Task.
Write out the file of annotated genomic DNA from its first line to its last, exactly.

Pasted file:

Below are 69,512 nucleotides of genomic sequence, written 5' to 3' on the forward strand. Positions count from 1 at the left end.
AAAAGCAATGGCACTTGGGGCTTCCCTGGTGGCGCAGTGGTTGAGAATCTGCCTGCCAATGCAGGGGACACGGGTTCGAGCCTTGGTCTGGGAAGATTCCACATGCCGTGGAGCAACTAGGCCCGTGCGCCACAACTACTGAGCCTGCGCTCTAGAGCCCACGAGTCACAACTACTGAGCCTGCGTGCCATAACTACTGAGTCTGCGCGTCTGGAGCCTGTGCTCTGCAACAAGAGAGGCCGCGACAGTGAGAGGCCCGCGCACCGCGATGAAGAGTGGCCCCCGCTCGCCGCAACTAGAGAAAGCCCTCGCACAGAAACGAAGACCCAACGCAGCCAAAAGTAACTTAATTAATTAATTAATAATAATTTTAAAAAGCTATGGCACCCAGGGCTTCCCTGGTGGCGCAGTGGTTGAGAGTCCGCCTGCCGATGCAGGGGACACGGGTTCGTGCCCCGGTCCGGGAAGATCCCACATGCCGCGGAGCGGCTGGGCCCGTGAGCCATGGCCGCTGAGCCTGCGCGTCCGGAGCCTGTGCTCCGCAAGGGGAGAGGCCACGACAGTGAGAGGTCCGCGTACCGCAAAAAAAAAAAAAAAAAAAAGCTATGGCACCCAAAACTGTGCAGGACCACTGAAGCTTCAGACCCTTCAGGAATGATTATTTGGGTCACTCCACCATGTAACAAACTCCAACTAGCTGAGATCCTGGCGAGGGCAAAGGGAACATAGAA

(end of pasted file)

Below are 69,512 nucleotides of genomic sequence, written 5' to 3' on the forward strand. Positions count from 1 at the left end.
AAAAGCAATGGCACTTGGGGCTTCCCTGGTGGCGCAGTGGTTGAGAATCTGCCTGCCAATGCAGGGGACACGGGTTCGAGCCTTGGTCTGGGAAGATTCCACATGCCGTGGAGCAACTAGGCCCGTGCGCCACAACTACTGAGCCTGCGCTCTAGAGCCCACGAGTCACAACTACTGAGCCTGCGTGCCATAACTACTGAGTCTGCGCGTCTGGAGCCTGTGCTCTGCAACAAGAGAGGCCGCGACAGTGAGAGGCCCGCGCACCGCGATGAAGAGTGGCCCCCGCTCGCCGCAACTAGAGAAAGCCCTCGCACAGAAACGAAGACCCAACGCAGCCAAAAGTAACTTAATTAATTAATTAATAATAATTTTAAAAAGCTATGGCACCCAGGGCTTCCCTGGTGGCGCAGTGGTTGAGAGTCCGCCTGCCGATGCAGGGGACACGGGTTCGTGCCCCGGTCCGGGAAGATCCCACATGCCGCGGAGCGGCTGGGCCCGTGAGCCATGGCCGCTGAGCCTGCGCGTCCGGAGCCTGTGCTCCGCAAGGGGAGAGGCCACGACAGTGAGAGGTCCGCGTACCGCAAAAAAAAAAAAAAAAAAAAGCTATGGCACCCAAAACTGTGCAGGACCACTGAAGCTTCAGACCCTTCAGGAATGATTATTTGGGTCACTCCACCATGTAACAAACTCCAACTAGCTGAGATCCTGGCGAGGGCAAAGGGAACATAGAA